Hyperhomocysteinemia among Omani autistic children: A case-control study

Amanat Ali*, Mostafa I. Waly, Yahya M. Al-Farsi, Musthafa M. Essa, Marwan M. Al-Sharbati, Richard C. Deth

*Corresponding author for this work

Research output: Contribution to journalArticlepeer-review

68 Citations (Scopus)


High serum homocysteine (Hcy) level is regarded as an indicator for impairment of folate-dependent methionine cycle and is associated with oxidative stress. In a case control study, we evaluated eighty 3-5 years old Omani children (40 diagnosed with Autism Spectrum Disorder and 40 their age and gender matched controls) for their fasting serum homocysteine levels as a biomarker of Autism Spectrum Disorder (ASD). Serum folate and vitamin B12 status were also evaluated. The serum homocysteine was measured using an enzyme immunoassay (EIA) technique whereas folate and vitamin B12 were measured using an automated random access immune-assay system. The results indicated that mean serum Hcy levels were significantly (P < 0.05) higher in autistic children (20.1 ± 3.3 μmol/L) as compared to controls (9.64 ± 2.1 μmol/L). Significantly (P < 0.05) lower serum folate (1.8 ± 0.4 μg/L) and vitamin B12 (191.1 ± 0.9 pg/mL) levels were observed in autistic children as compared to controls (6.1 ± 0.6 μg/L and 288.9 ± 1.3 pg/mL, respectively). The levels of homocysteine in autistic children were also much higher as compared to normal reference values (5-15 μmol/L). The results suggest that high fasting serum homocysteine and low folate and vitamin B12 levels could be used as clinical biomarkers for an early diagnosis and management of ASD.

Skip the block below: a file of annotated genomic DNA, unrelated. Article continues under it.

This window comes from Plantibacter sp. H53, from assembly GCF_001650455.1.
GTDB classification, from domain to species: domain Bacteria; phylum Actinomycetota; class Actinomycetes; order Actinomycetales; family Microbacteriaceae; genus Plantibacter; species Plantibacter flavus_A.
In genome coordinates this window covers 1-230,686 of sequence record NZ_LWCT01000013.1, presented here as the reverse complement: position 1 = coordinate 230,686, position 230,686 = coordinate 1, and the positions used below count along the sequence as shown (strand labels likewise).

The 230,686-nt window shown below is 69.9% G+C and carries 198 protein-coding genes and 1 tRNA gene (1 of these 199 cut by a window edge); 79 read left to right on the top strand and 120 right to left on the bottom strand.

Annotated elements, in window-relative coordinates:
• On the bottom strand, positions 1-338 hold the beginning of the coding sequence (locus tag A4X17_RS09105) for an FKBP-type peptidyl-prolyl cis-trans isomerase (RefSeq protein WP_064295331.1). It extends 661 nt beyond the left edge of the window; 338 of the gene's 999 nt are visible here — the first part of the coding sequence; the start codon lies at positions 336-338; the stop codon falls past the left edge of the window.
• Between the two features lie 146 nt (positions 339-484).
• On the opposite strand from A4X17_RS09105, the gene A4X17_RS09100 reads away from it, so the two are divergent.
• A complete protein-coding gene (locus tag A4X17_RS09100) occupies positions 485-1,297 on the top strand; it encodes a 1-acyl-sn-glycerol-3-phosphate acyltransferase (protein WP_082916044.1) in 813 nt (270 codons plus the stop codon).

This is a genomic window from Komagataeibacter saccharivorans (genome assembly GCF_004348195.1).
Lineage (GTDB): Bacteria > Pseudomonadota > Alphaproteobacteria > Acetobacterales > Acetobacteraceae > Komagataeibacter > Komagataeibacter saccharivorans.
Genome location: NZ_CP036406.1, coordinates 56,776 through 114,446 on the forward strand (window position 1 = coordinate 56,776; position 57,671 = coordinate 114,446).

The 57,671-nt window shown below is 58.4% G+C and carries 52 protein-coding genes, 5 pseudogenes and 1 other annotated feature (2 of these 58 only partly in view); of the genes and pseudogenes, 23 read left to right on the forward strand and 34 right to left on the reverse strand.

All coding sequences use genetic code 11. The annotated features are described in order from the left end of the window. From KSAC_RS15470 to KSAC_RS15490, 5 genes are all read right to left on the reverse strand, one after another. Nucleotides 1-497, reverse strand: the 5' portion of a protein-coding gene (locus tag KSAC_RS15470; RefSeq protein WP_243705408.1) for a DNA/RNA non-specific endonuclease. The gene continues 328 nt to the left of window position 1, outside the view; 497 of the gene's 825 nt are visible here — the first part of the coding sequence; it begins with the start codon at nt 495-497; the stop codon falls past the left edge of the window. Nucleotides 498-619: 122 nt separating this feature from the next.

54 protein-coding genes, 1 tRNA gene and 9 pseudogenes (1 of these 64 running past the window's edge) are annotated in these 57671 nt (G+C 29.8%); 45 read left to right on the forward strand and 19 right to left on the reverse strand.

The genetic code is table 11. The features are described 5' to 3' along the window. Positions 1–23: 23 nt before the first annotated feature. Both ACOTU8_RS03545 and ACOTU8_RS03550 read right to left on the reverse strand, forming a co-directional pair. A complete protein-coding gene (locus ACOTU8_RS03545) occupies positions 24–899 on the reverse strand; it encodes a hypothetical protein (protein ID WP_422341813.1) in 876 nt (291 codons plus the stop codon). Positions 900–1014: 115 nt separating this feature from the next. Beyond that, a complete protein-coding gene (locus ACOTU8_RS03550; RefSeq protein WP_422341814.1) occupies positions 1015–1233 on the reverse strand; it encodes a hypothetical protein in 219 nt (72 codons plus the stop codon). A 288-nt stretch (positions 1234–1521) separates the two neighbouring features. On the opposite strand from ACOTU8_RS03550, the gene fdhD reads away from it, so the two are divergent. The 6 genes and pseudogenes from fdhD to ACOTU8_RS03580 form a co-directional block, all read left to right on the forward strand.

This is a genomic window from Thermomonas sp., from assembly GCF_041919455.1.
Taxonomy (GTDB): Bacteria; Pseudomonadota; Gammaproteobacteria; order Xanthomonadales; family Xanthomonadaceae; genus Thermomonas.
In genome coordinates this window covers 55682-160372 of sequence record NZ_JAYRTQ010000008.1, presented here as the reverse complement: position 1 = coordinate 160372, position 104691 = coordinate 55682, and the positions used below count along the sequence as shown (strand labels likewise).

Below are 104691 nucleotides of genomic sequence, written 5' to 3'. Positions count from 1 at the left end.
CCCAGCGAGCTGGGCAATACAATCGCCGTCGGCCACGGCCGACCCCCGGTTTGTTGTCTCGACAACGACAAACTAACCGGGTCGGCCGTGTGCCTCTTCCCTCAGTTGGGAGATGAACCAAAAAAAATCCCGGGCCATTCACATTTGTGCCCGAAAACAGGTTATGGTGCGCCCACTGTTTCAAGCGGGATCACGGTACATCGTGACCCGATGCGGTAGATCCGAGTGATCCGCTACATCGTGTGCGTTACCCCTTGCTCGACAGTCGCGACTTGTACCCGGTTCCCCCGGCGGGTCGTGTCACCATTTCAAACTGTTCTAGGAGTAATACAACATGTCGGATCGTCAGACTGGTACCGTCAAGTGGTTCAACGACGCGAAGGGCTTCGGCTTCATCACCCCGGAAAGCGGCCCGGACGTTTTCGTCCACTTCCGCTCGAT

Original languageEnglish
Pages (from-to)547-551
Number of pages5
JournalActa Biochimica Polonica
Issue number4
Publication statusPublished - 2011


  • Autistic children
  • Folate
  • Oman
  • Serum homocysteine

ASJC Scopus subject areas

  • Biochemistry, Genetics and Molecular Biology(all)


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